The Palestinian Islamist group Hamas confirmed the death this Tuesday, January 2, of the number two in its political office, Saleh Al-Arouri, in the bombing with an Israeli drone on the outskirts of Beirut. The station affiliated with the Hezbollah group, Manar Television, indicated that an explosion affected the second floor of a building located in the highly populated suburb of Musharafieh, near the Hadi Nasrallah highway, which connects to the south of Beirut.
Hamas confirmed the death this Tuesday, January 2, of the number two in its political office, Saleh al Arouri, blaming “the Zionist occupation”, in reference to Israel, and assured that the bombing against his office in Beirut “proves once again the complete failure of this enemy to achieve any of its belligerent objectives in the Gaza Strip.”
Israeli Prime Minister Benjamin Netanyahu had threatened Al-Arouri even before the October 7 attacks, which sparked clashes between Israel and Hamas that have devastated much of Gaza.
The episode could represent an escalation of the conflict between Israel and Hezbollah, an ally of Hamas in Lebanon, whose leader, Sayyed Hassan Nasrallah, has announced retaliation against any Israeli action directed against Palestinian leaders in Lebanese territory.
The attack was also rejected by Lebanon’s Prime Minister Najib Mikati, who called the action “a new crime by Israel.”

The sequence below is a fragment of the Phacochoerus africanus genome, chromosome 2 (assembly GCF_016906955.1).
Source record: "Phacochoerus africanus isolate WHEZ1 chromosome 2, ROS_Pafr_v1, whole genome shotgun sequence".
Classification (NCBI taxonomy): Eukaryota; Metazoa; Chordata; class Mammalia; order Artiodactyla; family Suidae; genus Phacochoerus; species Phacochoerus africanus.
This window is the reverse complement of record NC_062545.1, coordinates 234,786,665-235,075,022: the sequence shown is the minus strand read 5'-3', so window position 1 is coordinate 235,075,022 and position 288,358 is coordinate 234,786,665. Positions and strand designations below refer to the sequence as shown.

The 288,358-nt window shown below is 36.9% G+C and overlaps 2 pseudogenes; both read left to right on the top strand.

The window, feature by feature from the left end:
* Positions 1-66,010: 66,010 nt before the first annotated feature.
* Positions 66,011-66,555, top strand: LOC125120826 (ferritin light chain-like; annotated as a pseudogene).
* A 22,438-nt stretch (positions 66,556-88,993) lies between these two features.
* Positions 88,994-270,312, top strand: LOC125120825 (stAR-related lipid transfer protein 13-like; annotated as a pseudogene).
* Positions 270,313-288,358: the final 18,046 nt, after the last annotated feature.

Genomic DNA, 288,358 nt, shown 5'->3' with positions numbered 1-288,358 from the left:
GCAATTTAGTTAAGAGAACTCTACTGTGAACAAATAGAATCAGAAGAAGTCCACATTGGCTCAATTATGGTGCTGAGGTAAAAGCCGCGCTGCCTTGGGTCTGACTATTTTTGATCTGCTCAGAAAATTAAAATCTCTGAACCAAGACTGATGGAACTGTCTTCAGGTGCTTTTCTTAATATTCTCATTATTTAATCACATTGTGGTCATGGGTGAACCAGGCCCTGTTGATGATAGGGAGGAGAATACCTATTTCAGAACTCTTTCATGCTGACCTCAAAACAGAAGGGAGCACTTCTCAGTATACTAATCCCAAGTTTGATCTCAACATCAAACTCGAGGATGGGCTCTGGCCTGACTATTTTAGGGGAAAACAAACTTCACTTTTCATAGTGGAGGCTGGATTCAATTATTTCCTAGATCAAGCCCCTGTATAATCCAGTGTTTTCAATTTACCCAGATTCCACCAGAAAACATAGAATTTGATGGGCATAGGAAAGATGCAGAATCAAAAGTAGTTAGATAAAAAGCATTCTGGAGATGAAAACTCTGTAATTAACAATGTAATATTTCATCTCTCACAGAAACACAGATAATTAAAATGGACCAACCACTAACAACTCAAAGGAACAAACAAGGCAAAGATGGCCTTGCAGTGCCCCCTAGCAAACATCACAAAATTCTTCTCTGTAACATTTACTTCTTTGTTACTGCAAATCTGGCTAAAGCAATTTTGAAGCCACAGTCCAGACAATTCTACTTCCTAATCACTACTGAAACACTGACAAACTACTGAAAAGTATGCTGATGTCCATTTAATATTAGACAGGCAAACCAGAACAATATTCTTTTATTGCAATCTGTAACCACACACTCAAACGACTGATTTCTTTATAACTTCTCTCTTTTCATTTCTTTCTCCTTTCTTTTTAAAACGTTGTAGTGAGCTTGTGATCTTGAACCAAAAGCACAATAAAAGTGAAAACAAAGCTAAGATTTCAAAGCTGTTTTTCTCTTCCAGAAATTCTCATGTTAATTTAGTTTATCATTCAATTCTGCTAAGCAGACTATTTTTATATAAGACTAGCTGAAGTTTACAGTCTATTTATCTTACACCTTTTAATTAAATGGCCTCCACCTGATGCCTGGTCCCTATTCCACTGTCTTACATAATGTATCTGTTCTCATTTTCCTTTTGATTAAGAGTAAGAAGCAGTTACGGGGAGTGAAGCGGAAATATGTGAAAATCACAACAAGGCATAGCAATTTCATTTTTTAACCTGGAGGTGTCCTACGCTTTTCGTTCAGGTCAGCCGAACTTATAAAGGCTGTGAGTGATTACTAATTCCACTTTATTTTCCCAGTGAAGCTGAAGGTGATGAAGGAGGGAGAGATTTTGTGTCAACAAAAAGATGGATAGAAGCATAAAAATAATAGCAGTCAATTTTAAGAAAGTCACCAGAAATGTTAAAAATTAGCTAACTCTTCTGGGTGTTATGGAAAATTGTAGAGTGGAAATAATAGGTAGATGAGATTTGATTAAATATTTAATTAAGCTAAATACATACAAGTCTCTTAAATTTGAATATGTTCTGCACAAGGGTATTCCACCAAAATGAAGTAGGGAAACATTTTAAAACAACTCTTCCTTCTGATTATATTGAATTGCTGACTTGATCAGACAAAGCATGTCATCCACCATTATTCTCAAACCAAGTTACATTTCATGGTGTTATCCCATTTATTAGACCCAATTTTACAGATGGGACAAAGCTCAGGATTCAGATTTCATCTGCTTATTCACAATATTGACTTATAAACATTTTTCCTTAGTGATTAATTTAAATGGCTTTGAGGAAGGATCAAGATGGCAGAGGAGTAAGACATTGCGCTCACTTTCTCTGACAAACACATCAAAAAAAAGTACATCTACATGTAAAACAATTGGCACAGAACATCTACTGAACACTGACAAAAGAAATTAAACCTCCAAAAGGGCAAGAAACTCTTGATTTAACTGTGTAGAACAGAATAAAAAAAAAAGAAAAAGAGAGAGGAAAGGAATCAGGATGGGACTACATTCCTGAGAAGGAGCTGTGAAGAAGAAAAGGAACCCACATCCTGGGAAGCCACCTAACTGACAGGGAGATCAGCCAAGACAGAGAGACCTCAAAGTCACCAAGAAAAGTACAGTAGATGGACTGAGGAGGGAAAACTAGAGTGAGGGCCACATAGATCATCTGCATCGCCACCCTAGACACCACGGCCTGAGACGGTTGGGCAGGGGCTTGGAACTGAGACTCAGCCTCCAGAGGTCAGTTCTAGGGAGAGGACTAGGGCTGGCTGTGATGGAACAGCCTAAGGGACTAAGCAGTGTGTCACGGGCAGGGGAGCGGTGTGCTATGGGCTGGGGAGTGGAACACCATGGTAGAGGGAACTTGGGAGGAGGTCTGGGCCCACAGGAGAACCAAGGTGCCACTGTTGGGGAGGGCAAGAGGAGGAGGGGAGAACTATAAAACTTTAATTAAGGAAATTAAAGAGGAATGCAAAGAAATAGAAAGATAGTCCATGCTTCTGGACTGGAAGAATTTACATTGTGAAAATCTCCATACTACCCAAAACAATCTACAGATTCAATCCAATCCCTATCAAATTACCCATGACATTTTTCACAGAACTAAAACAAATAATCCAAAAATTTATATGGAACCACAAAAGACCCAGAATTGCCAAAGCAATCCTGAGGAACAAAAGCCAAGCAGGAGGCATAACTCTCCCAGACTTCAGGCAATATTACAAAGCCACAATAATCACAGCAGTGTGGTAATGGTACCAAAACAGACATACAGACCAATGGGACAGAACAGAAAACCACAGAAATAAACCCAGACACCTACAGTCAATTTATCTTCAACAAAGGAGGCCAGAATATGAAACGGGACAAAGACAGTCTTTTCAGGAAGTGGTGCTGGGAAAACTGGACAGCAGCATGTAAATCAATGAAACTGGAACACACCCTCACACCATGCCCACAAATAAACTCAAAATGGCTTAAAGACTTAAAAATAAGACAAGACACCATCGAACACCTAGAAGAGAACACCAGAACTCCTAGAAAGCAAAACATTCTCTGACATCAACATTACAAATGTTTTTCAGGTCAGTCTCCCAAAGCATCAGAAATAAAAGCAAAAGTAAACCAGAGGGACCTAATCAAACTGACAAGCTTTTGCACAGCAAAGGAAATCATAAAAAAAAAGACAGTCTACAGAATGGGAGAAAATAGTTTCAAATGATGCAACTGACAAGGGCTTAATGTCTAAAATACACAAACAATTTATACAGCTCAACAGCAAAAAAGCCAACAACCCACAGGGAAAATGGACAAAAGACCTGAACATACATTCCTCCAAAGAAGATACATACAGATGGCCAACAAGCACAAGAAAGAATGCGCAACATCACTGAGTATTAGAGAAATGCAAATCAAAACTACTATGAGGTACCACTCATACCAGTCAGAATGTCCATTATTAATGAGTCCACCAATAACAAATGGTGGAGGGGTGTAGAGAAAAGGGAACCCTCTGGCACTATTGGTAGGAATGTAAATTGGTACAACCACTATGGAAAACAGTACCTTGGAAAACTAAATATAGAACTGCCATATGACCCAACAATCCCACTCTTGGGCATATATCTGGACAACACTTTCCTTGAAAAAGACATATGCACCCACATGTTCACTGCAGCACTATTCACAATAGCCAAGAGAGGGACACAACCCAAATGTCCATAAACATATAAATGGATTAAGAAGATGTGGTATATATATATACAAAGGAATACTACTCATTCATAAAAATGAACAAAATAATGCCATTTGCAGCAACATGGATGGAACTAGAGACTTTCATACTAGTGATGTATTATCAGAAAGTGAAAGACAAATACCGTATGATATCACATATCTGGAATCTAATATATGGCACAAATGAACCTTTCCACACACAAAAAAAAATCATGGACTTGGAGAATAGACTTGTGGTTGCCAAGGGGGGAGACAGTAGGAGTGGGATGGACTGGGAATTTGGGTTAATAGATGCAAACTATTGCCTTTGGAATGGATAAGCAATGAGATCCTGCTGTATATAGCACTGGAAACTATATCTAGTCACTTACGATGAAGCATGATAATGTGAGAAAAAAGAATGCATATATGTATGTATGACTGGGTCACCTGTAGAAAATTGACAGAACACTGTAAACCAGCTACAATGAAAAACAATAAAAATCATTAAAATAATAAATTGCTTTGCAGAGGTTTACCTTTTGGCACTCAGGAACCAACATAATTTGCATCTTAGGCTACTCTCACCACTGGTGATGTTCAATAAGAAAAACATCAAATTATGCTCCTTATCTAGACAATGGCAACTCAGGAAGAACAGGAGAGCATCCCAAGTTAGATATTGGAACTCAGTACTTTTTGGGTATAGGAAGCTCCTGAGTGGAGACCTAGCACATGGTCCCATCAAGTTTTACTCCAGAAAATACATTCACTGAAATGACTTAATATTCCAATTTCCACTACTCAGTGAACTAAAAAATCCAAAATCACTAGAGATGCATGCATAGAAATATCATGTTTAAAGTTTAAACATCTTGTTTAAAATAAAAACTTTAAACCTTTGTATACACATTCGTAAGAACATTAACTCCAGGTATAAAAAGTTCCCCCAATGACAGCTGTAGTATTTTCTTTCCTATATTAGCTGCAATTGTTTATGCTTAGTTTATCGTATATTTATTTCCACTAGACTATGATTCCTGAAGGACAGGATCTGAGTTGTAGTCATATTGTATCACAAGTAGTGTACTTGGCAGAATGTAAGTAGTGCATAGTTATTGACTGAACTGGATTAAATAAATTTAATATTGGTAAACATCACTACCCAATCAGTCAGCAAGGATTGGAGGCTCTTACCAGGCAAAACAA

Who was Al-Arouri?
The slain Palestinian militant was the vice president of Hamas’s political office, in charge of operations in the West Bank, founder of Hamas’ military wing, the Izzedin Al Qassam brigades, and deported from Israel in 2010.
Al-Arouri, 57, was accused by Tel Aviv and Washington of financing and directing Hamas military operations in the occupied West Bank, where he was from.
The man was on the list of people designated as terrorists by the United States and the State Department of that country had offered a five million dollar reward to anyone who offered information leading to his location.
Attacks on several fronts
Although the attack in southern Beirut was not immediately claimed by Israeli Army sources, its forces did confirm an offensive against “military objectives” in southern Lebanon, specifically against bases where Hezbollah would operate.
According to this information, the crossfire would have injured five soldiers and the operation would have included the use of aircraft to hit “a series of targets in Lebanon, including terrorist infrastructure, military posts in which Hezbollah terrorists were operating.”
The Lebanese group announced through its Telegram channel that three of its men had been killed during this offensive, “martyred on the road to (the liberation of) Jerusalem.”
With information from Reuters, AFP and AP